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Comte de Paris, History of the Civil War in America. Vol. 3. (ed. Henry Coppee , LL.D.) 184 4 Browse Search
Southern Historical Society Papers, Volume 10. (ed. Reverend J. William Jones) 165 1 Browse Search
Rebellion Record: a Diary of American Events: Documents and Narratives, Volume 10. (ed. Frank Moore) 149 1 Browse Search
General James Longstreet, From Manassas to Appomattox 94 2 Browse Search
Rebellion Record: a Diary of American Events: Documents and Narratives, Volume 9. (ed. Frank Moore) 88 2 Browse Search
Col. O. M. Roberts, Confederate Military History, a library of Confederate States Military History: Volume 12.1, Alabama (ed. Clement Anselm Evans) 78 0 Browse Search
Southern Historical Society Papers, Volume 8. (ed. Reverend J. William Jones) 77 1 Browse Search
Southern Historical Society Papers, Volume 31. (ed. Reverend J. William Jones) 69 1 Browse Search
Southern Historical Society Papers, Volume 26. (ed. Reverend J. William Jones) 69 1 Browse Search
Southern Historical Society Papers, Volume 18. (ed. Reverend J. William Jones) 65 1 Browse Search
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Browsing named entities in Southern Historical Society Papers, Volume 26. (ed. Reverend J. William Jones). You can also browse the collection for R. E. Rodes or search for R. E. Rodes in all documents.

Your search returned 35 results in 4 document sections:

Southern Historical Society Papers, Volume 26. (ed. Reverend J. William Jones), War Diary of Capt. Robert Emory Park, Twelfth Alabama Regiment. January 28th, 1863January 27th, 1864. (search)
ted Brigadier-General and placed in command of Rodes' Brigade. As there were only nine companies i successors, Lee, Jackson, Stuart, A. P. Hill, Rodes and others. Lee and Jackson excel the great F Generals Jackson and Stuart complimented it. Rodes was made a full Major General, and after the dassistant-surgeon. May 29. Grand review of Rodes' division by Generals R. E. Lee, A. P. Hill anng for Review and Passing in Review before General Rodes, General Lee arrived and we went through t front of Gettysburg, and were soon in range. Rodes' Division was actively engaged in a very shortof divisions of Major-Generals J. A. Early, R. E. Rodes and Ed. Johnson, was reviewed by General Ew and captured a Yankee, and carried him to General Rodes, and secured a splendid pistol and seven sey had left the banks of the Rappahannock, General Rodes ordered Battle's Alabama and Doles' Georgintance. Nov. 2. Major U. A. Whiting, of General Rodes' staff and Lieutenant Dan Partridge, of Ge[13 more...]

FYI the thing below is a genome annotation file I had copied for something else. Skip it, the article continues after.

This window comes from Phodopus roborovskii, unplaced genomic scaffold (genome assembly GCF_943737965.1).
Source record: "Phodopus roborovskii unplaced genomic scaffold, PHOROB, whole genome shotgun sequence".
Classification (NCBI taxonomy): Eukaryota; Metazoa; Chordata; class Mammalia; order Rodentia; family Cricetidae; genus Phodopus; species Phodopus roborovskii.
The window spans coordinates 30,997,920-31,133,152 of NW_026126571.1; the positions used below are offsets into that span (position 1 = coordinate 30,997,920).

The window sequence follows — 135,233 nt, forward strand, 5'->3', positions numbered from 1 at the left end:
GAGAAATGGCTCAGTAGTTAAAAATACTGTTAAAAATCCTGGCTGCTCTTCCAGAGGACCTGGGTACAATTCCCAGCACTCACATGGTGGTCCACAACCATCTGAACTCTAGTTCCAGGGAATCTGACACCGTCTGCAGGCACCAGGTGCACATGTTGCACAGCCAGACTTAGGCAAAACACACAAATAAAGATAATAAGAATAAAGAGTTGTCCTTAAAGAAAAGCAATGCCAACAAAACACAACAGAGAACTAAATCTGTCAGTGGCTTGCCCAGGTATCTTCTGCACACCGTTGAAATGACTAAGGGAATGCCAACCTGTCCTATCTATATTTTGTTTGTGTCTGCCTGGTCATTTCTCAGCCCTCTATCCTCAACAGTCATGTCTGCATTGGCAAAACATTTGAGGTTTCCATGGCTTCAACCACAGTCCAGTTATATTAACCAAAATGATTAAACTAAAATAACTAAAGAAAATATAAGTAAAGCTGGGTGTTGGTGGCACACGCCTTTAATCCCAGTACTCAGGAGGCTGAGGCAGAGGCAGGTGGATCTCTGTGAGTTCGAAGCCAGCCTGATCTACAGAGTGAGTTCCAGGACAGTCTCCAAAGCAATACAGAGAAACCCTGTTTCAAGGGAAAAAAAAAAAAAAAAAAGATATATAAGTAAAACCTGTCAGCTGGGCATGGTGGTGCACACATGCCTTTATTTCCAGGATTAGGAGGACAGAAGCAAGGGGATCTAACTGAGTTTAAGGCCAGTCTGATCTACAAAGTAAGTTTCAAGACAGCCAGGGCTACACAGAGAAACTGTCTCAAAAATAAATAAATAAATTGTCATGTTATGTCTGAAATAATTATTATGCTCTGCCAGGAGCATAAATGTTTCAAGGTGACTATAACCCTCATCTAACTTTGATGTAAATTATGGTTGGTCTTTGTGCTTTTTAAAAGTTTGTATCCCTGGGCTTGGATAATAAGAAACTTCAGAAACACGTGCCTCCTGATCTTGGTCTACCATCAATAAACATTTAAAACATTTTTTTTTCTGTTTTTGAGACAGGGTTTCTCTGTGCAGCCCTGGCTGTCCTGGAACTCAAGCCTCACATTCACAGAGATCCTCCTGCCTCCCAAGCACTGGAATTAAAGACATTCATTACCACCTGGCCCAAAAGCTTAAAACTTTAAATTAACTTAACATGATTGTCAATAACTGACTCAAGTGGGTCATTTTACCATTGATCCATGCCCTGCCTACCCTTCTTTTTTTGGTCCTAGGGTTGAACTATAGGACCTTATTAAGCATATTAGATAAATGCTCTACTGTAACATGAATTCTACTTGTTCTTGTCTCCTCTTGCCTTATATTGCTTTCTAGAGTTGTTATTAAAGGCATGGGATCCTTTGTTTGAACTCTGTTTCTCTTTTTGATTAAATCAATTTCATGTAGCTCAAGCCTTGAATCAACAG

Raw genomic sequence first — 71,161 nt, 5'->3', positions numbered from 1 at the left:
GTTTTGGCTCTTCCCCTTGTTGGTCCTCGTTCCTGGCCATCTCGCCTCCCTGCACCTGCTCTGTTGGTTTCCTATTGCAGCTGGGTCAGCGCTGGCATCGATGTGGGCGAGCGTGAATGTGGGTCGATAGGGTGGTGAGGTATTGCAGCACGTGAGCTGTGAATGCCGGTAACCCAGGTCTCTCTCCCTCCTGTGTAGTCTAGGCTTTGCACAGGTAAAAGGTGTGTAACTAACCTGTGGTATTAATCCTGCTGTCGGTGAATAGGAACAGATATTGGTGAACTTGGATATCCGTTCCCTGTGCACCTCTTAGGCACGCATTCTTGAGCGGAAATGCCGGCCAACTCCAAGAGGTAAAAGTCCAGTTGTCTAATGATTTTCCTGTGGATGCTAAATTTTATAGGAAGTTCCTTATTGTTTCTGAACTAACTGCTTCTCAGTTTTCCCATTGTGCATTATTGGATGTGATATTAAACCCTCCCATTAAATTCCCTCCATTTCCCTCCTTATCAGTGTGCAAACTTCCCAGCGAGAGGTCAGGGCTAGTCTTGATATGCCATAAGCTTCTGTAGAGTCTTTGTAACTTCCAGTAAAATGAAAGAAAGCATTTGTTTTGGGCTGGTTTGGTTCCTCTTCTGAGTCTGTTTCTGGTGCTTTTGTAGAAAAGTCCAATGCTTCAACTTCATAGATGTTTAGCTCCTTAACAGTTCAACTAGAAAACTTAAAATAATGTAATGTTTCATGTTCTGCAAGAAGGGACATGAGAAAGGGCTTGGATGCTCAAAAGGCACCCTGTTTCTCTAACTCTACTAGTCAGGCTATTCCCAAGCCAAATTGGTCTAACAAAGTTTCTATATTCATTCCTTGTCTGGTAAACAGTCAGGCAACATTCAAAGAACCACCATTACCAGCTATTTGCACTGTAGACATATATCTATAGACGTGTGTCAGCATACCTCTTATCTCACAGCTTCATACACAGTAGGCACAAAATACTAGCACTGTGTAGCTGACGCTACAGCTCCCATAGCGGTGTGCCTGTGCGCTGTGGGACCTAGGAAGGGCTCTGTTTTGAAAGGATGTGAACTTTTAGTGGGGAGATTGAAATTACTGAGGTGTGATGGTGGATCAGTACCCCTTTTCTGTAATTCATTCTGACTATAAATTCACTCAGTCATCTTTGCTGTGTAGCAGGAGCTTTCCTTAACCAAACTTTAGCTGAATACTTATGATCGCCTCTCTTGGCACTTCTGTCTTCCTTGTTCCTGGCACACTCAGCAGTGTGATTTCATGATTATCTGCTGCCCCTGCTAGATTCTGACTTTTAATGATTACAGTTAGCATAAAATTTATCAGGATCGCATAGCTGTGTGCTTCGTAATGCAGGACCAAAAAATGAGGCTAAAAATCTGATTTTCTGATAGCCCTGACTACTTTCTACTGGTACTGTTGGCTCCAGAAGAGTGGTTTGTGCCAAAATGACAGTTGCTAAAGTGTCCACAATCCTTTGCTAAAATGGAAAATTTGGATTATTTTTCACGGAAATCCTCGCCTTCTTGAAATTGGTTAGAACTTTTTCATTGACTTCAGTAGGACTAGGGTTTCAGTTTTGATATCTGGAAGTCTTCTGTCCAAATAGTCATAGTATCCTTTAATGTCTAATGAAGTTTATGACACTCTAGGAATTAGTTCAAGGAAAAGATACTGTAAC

Southern Historical Society Papers, Volume 26. (ed. Reverend J. William Jones), The Battle and campaign of Gettysburg. (search)
Tuesday, June 30th.—Ewell started from Carlisle with Rodes' Division, and by an easy march reached Heidleburg off. General Ewell called a consultation, Early, Rodes and self present. General Ewell stated that informato Gettysburg, to which point the latter had moved. Rodes' Division at once started for that place, and reache beyond the Mummasburg Road. About 2 P. M. Hill and Rodes had driven the enemy on our right, and General Earlyy 2:30, July 1st. General Hill had lost heavily; General Rodes of Ewell's Corps had not suffered much and his me repeated them over and over again as he met Early, Rodes and others, and with a significance which strongly ied a battery of six guns; but not being supported by Rodes on the right, as was arranged, he was obliged to abaf the enemy rallied to assail his right flank, which Rodes should have been there to protect. So there was o. Want of concert in attacks on 2nd, and especially Rodes' failure to sustain Early at night. 6th. Longstr
Southern Historical Society Papers, Volume 26. (ed. Reverend J. William Jones), chapter 1.11 (search)
ipline. He was a fine judge of men. He elected his own officers, and if a mistake in them, soon found means to weed out the inefficient. He did better in his day by the election of officers, than in this day when they are appointed. Gordon and Rodes are examples of the men whom he selected to lead. He was a cleanly man, despite his rags. Most of them had sooner parted with a pair of shoes, than a good tooth brush. Who has forgotten the queer sight of the tooth brush sticking from the bueemed to scorn to use Jove's counterfeit, and hurled the genuine bolts, need no lettered sculpture to remind them of that struggle of giants. Followers of Lee and Jackson, of Johnston and and Hood, of Stuart and Forrest and Pelham and Semple and Rodes and Lomax, Clanton, Holtzclaw and Clayton your memories need no refreshing. This monument, these figures, that mute suggestion of the dread artillery, of the grape whose iron clusters grew so luxuriantly along the ravines and mountain sides of V
Southern Historical Society Papers, Volume 26. (ed. Reverend J. William Jones), Index. (search)
0. Port Royal, Battle of. 233. Presbyterian Church, Richmond, The Second, 259. Preston, General John S., 244. Proskauer, Major, 21. Pryor, Colonel Roger A , 108. Rains, Colonel G J., 370. Ramseur, General S. D., and bride, 4, Randolph, General G. W., 243. Randolph, John, 350. Raoul, Miss C. T., fired the gun proclaiming the secession of Alabama, 212. Reeve, Captain, E. Payson, 111. Reilly, Major, James, 161. Richmond, Va., Fall of, 375; hotels in 1863, 3. Rodes, General R. E., Commendation of Alabama troops, 31. Roosevelt, Hon., Theo., 342. Rosser, Rev. Dr. Leo., 18. Rowe, Colonel, Residence of, 25. Ruffin, Edmund, at Fort Sumter, 107. Russell, Lord, John, 332. Ryan, Lieutenant, killed, 11. Sanford, Col. J. W. A, Address of, 209. Sanford, Col. W. J., Address of, 184. Schenck, Rev. Dr. B S., 316 Screws, Capt. B. H., Address of, 212. Secession, Blain on, 59; right of, 189, 210, 330, 336. Seymour, Horatio, on the conquest of th